The first song on Isabel Rose’s new CD is “Lot of Livin’ To Do,” an especially appropriate choice. She has already packed a lot of living into her, uh, years on planet Earth.
“I don’t want to distract people,” Rose said about her age. In a phone interview with the Forward, she added, “I prefer they not focus on whether I look good for my age. That is too much of a preoccupation, too much of a distraction from a person’s work.”
As it happens, Rose has an extremely lengthy and varied body of work for a person of any age. She acted at the Williamstown Theater Festival, landing a main stage production just weeks out of school; she’s written a best-selling novel (“The J.A.P. Chronicles”) that she subsequently turned into an off-Broadway one-woman musical; she wrote the screenplay and starred in an independent film (“Anything But Love”); and, now, her new album of standards, “Trouble in Paradise,” which drops September 16.
Rose spoke to the Forward about her family — she’s the scion of the wealthy, influential and charitable New York real estate clan — about Friday night Jewish song fests, and what she wants to do when she grows up.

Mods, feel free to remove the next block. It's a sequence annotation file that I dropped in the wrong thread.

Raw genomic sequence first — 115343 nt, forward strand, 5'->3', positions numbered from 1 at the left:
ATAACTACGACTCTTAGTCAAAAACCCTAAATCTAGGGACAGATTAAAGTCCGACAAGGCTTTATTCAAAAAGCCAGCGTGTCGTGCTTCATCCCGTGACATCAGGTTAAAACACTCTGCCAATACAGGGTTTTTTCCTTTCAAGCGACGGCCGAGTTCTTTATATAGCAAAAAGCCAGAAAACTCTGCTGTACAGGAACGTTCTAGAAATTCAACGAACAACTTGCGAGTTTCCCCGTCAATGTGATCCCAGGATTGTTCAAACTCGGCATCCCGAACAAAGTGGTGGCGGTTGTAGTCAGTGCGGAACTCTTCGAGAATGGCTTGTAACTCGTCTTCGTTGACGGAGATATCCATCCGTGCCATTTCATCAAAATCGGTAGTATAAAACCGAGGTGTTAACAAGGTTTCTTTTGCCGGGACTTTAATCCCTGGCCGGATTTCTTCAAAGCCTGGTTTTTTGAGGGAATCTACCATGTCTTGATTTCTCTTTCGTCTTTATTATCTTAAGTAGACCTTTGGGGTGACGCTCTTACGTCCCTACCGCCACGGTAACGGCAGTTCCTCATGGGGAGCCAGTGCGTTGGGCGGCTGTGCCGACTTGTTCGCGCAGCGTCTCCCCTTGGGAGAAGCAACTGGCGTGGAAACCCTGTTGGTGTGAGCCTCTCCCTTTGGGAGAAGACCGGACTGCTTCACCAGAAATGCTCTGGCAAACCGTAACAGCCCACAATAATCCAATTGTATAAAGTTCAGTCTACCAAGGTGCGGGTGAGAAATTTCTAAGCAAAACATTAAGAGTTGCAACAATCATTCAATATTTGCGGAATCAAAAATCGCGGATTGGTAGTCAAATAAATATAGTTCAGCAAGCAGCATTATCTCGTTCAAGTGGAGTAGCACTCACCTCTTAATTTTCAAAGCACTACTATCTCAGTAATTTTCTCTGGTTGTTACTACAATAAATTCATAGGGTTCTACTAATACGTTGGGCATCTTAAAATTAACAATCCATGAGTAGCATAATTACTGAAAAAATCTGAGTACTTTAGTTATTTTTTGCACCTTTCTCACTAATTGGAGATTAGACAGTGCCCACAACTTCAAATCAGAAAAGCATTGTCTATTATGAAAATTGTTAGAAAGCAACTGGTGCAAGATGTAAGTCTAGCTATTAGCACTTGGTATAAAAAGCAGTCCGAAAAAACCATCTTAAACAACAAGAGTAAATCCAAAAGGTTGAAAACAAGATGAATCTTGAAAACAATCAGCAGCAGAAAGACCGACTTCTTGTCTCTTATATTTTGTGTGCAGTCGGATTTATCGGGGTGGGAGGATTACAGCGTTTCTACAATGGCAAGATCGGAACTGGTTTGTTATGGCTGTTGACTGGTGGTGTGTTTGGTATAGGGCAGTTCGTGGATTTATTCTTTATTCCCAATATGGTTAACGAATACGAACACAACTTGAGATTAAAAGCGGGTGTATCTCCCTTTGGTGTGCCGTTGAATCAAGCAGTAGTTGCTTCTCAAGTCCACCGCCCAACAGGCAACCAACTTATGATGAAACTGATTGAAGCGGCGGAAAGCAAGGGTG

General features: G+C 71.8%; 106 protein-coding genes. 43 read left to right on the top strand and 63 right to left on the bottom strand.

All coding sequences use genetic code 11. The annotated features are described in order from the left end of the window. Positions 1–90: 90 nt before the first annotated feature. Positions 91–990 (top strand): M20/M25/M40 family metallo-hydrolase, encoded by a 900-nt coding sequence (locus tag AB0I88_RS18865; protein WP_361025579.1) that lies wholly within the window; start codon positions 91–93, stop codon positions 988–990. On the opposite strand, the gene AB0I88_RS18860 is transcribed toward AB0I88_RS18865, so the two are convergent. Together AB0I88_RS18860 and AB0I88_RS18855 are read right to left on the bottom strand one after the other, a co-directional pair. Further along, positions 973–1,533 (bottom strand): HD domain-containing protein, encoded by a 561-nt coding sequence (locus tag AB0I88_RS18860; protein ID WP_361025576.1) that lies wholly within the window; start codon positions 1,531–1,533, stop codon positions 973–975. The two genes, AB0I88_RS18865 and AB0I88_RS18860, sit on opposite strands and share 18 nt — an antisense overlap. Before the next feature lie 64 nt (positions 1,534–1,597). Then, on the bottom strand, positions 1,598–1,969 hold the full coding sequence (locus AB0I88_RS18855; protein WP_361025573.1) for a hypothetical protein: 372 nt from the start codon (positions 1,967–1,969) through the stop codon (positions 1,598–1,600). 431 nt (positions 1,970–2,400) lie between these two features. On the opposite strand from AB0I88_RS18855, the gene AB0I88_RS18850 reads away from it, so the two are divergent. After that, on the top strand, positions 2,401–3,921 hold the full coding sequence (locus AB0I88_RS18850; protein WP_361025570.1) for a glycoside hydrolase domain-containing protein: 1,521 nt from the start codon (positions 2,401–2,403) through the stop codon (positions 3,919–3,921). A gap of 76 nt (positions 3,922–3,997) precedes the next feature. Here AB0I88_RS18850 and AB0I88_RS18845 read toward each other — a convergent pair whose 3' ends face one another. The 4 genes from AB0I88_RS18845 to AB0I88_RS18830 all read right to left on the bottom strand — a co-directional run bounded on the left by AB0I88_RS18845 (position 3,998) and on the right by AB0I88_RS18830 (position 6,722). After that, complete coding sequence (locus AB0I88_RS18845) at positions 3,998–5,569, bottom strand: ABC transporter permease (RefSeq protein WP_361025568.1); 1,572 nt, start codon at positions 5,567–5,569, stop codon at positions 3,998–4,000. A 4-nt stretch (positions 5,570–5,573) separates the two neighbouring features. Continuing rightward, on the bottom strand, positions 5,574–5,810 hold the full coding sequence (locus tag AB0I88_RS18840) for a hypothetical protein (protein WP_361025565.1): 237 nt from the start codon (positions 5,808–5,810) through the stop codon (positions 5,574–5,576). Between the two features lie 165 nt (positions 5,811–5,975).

Curt Schleier: I read somewhere that your family prefers a low profile and wasn’t thrilled with your career choice.
Isabel Rose: I’ve been very fortunate to have extraordinary support from my family. I have a very big family and there are always a few Roses out there [when I perform]. It upsets them that people might construe who I am based on who they are. It’s always easier to reduce someone by saying they come from a fortunate background and bought their way to success. “Maybe she paid someone to do that work.” When I was younger, that was something I was sensitive about.
That’s something you had a problem with. What bothered your family?
Definitely some members of my family were old fashioned. They felt your name should only appear in a newspaper on your marriage and death. They definitely didn’t understand reality television or anyone’s desire to expose anything about themselves.
What was it like growing up in that kind of environment?
The main focus of my childhood was Judaism. I’m from a Reform Jewish family. Some people think that means we didn’t observe. We were observant. My parents never left the house Friday nights. Luckily with you I don’t have to explain what that means as I do with other reporters. We would eat and sing Jewish songs. I learned how to play guitar when I was 8 and I would teach the guests. We would have a blast and sing in harmony. It was incredibly joyful and after the meal we would pile into the living room and my father would come in with two canisters containing movie reels — this was before VHS — ands we would get movies. I would entertain when he changed the reel. And that was the essence of my upbringing, focusing not so much on privilege than exposure to culture, Broadway shows, New York City ballet, travel. We went to Israel to see where my family is from [they emigrated to Palestine from Russia before coming to the U.S.] and my grandmother is buried there. The emphasis was on education and tzedakah.
You said your father was a teacher. Didn’t he enter the real estate business?